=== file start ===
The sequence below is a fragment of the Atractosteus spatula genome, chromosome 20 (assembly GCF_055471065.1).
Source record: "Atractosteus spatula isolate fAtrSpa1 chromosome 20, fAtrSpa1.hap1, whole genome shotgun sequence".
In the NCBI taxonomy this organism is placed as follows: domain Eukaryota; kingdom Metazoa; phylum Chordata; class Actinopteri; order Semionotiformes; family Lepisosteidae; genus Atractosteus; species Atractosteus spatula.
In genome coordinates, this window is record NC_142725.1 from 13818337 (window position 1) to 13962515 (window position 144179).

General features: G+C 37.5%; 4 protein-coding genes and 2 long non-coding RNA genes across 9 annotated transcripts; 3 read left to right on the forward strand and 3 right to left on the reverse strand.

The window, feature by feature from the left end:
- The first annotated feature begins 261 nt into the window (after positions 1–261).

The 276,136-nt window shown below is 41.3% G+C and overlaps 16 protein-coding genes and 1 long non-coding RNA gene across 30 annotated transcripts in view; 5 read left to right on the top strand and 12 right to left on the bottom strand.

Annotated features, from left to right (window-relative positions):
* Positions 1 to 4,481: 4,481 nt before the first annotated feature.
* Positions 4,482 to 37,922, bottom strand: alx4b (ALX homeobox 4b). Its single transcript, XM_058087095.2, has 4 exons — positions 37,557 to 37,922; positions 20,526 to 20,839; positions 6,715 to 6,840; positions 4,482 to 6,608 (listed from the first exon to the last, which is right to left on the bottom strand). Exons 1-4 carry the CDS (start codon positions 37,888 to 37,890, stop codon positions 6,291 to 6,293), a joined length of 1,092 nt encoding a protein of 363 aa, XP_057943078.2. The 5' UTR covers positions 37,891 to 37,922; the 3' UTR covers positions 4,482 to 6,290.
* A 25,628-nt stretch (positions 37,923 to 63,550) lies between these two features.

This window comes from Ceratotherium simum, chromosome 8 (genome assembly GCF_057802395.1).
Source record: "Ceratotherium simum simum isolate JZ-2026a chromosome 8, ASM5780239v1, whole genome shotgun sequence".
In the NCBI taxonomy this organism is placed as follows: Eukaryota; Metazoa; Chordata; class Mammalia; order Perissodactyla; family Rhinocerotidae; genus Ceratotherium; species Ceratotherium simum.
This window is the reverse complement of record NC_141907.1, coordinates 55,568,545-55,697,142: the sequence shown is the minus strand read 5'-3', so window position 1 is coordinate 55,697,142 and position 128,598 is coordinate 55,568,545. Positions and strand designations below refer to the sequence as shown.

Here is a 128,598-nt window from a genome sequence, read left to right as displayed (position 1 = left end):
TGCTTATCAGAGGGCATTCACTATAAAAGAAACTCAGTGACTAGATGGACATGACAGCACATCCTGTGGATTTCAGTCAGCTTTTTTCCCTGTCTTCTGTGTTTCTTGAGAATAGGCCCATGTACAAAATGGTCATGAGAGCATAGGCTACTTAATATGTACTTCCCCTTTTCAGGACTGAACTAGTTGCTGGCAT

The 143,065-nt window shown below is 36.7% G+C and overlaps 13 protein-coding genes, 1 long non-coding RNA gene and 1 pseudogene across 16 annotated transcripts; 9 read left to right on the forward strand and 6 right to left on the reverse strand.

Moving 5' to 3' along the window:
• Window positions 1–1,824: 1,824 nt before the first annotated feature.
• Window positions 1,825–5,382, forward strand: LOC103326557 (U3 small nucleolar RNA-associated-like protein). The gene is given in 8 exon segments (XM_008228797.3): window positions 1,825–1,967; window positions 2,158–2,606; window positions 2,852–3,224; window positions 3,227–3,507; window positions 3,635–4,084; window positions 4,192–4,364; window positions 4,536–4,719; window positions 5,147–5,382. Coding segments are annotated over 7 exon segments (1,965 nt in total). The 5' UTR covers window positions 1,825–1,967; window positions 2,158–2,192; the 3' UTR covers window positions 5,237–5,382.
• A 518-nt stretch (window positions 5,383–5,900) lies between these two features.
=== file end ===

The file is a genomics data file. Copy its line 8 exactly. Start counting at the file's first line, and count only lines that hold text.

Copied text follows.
The 276,136-nt window shown below is 41.3% G+C and overlaps 16 protein-coding genes and 1 long non-coding RNA gene across 30 annotated transcripts in view; 5 read left to right on the top strand and 12 right to left on the bottom strand.